When Not to Test
There are also some cases where FeLV/FIV testing is not recommended, according to the AAFP. These include cats who:
- live in free-roaming or feral communities
- are part of trap-neuter-release programs (TNR)
Why not these cats? Because, while these cats are susceptible to FeLV and FIV, shelter and rescue organizations who manage colonies of feral cats find that sterilization and vaccination efforts are more supportive of the cats’ overall health, and therefore more deserving of animal organizations’ limited resources. Find out more about TNR and other community cat programs.
How Are Cats Tested for FeLV/FIV?
The testing procedure for FeLV and FIV is very simple: Veterinary care staff draw a blood sample from your cat, then test that sample for evidence of FeLV/FIV infection. The most common antibody test for FIV and FeLV is the Idexx SNAP test, sometimes referred to as an ELISA (Enzyme-Linked Immunosorbent Assay) test.
- For FeLV testing, the blood test can detect the presence of FeLV antigens, which are viral molecules that stimulate an immune response. A positive result is considered a screening test or a preliminary positive, and additional testing is required to confirm the diagnosis. (More on that additional testing is below.)
- For FIV, the blood test can detect the presence of FIV antibodies produced by the cat’s immune system in response to the virus. A positive result is also considered a preliminary positive, and confirmatory testing is also required. (More on that below, too.)
Often, your veterinarian can run the diagnostic test in their clinic while you wait. In-house testing takes about 15-20 minutes. Other times, a veterinarian may choose to have the blood sample sent to a laboratory, in which case, you will get results in a day or two.
What Happens If My Cat Tests Positive?
If your cat tests positive for either FeLV or FIV, don’t panic. No test is 100% accurate. Sometimes, cats can get what is called a false positive test result, when they test positive but don’t actually have the disease. False positive results can occur if the test is not run correctly, if the cat has been vaccinated against either illness, or if antigens have passed to the kitten from their mother’s milk.
Since a positive FeLV or FIV screening test result has potentially important consequences, additional testing is recommended, especially in cats who have a low risk of infection, such as indoor-only cats or apparently healthy cats.
My Cat Tested Positive for FeLV—Now What?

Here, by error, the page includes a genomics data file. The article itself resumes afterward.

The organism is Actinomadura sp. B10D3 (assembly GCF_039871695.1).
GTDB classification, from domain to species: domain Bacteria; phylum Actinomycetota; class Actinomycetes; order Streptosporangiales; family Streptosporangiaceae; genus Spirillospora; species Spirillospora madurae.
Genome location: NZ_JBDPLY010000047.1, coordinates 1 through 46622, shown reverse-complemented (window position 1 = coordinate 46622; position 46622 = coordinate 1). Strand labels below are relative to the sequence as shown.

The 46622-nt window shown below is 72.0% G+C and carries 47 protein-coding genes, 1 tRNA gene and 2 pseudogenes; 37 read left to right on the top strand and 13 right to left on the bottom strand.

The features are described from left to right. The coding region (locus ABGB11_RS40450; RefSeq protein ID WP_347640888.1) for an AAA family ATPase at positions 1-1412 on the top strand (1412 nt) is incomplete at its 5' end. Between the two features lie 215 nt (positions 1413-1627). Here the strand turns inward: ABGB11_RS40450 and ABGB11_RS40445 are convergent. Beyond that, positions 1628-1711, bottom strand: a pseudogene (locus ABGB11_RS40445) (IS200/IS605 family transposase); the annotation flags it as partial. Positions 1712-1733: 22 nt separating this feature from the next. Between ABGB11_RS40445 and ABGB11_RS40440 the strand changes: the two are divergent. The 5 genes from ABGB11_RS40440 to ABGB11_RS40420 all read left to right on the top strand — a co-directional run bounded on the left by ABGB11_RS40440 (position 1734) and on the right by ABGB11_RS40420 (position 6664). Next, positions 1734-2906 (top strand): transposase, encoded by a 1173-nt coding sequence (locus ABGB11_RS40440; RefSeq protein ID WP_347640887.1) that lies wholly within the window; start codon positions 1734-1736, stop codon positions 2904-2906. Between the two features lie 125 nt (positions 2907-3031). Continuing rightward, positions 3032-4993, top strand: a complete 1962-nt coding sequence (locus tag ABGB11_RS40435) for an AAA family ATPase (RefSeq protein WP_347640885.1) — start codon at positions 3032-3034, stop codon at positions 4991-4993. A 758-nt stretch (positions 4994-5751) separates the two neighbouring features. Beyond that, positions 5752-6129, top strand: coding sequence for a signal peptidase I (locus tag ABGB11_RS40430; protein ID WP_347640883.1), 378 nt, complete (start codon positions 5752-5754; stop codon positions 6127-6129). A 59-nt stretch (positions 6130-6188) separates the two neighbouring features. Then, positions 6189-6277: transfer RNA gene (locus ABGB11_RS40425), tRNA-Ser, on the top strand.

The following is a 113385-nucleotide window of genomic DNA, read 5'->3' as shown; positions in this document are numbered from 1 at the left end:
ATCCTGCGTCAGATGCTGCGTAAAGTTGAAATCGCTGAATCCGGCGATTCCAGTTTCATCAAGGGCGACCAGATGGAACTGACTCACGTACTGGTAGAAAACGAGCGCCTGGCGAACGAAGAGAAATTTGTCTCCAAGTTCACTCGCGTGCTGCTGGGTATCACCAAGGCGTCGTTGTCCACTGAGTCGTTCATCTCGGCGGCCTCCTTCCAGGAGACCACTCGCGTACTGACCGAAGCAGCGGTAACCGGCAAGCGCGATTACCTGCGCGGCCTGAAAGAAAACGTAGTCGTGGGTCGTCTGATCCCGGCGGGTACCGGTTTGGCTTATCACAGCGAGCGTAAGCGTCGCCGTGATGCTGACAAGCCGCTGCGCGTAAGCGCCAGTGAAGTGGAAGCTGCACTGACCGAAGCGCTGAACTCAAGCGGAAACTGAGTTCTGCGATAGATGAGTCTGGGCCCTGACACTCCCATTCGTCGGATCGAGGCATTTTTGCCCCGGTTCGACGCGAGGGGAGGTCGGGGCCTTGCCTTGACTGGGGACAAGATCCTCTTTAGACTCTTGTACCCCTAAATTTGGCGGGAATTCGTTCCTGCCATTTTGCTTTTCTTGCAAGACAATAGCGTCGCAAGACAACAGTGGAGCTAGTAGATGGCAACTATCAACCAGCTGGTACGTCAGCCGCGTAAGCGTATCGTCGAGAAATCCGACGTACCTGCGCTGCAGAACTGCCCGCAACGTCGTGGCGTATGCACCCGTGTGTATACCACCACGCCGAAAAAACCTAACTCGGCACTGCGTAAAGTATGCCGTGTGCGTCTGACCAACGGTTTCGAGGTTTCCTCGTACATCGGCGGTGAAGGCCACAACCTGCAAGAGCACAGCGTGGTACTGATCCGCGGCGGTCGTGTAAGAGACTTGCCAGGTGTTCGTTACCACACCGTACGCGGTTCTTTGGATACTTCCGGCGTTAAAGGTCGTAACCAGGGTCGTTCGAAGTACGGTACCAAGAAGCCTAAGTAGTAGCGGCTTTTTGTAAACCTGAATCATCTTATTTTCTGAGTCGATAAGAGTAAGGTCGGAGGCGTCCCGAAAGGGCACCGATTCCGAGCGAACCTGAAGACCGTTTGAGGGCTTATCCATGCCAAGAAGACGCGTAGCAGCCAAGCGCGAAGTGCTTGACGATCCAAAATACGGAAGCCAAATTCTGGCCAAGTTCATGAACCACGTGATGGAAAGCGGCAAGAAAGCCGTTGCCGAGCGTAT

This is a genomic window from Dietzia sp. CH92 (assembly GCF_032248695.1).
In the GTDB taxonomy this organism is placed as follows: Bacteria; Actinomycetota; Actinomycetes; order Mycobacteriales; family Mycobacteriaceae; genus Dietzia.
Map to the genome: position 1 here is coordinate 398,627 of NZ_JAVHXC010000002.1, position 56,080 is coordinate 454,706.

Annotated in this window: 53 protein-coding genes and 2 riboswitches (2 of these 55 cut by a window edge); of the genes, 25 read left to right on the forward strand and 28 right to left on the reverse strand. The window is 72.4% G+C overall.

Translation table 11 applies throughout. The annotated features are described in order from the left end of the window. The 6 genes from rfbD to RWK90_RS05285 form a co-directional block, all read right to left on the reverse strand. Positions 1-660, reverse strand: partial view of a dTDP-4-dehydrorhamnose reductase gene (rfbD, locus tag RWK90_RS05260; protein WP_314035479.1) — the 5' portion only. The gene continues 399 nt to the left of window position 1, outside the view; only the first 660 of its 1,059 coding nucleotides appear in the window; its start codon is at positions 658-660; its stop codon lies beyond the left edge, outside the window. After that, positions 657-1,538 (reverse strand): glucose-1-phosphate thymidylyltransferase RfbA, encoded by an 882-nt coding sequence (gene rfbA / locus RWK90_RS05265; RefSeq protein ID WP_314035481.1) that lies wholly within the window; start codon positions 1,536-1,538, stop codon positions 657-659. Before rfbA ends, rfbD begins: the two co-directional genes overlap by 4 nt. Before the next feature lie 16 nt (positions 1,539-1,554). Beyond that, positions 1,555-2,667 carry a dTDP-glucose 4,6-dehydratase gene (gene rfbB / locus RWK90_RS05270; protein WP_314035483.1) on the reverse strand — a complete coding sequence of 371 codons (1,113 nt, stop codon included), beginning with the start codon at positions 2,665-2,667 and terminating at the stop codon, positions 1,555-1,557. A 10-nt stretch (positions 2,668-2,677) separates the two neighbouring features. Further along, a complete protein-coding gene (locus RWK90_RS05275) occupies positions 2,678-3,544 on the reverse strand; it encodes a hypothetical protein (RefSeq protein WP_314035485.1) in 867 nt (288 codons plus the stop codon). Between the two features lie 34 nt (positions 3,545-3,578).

If your cat tests positive for FeLV, your veterinarian will recommend level 2 testing, which involves sending your cat’s blood to a laboratory for further analysis. Typically, second level testing involves either:
- FeLV PCR testing, which detects bits of the virus in a cat’s blood
- Reference laboratory microtiter antigen test, another method of testing for the virus in a cat’s blood
- Indirect fluorescent antibody (IFA) test, which tests for antibodies in a cat’s blood
If your cat tests positive on any (or all) of these tests, infection with FeLV is confirmed.
If your cat gets negative results from the tests, infection is still unclear. If your cat is healthy, your veterinarian will likely recommend that you keep them indoors, away from other cats, and retest in one month. If your cat is sick, your veterinarian will likely recommend additional testing immediately for other diseases, or may recommend additional testing for FeLV. It is especially important to keep a sick cat who has tested positive for FeLV away from other cats, even if their level 2 tests came back negative, as there is still a chance they can infect other cats with FeLV or whatever other illness is making them sick.
My Cat Tested Positive for FIV—Now What?
If your cat tests positive for FIV, your veterinarian will also recommend level 2 testing, which involves sending your cat’s blood to a laboratory for further analysis. Typically, second level testing involves either:
- FIV PCR testing, which detects bits of the virus in a cat’s blood
- Western blot, which tests for antibodies in a cat’s blood
If your cat tests positive of any (or all) of these tests, infection with FIV is confirmed.
If your cat tests negative, infection is still unclear. If your cat is healthy, your veterinarian may recommend that you keep the cat indoors, away from other cats, and retest in 60 days. If your cat is sick, your veterinarian will likely recommend additional testing immediately for other diseases, or may recommend additional testing for FIV. Just as with unclear FeLV tests, it is especially important to keep a sick cat who has tested positive for FIV away from other cats, even if their level 2 tests came back negative, as there is still a chance they can infect other cats with FIV or whatever other illness is making them sick.
FeLV/FIV in Cats: Main Takeaways
- Testing positive for FeLV and/or FIV is not a death sentence. Many cats live long, happy lives after infection.
- False positive test results can occur, and confirmatory testing is necessary.
- Cats who test positive need to stay indoors and have higher susceptibility to all kinds of infections, including dental infections.
- Cats who test positive are contagious to other cats and need to be isolated from cats who do not have FIV/FeLV to prevent spread of infection.
If you suspect your cat or kitten is infected with FeLV or FIV, it’s time to call your veterinarian. These tips can make vet visits less stressful for you both.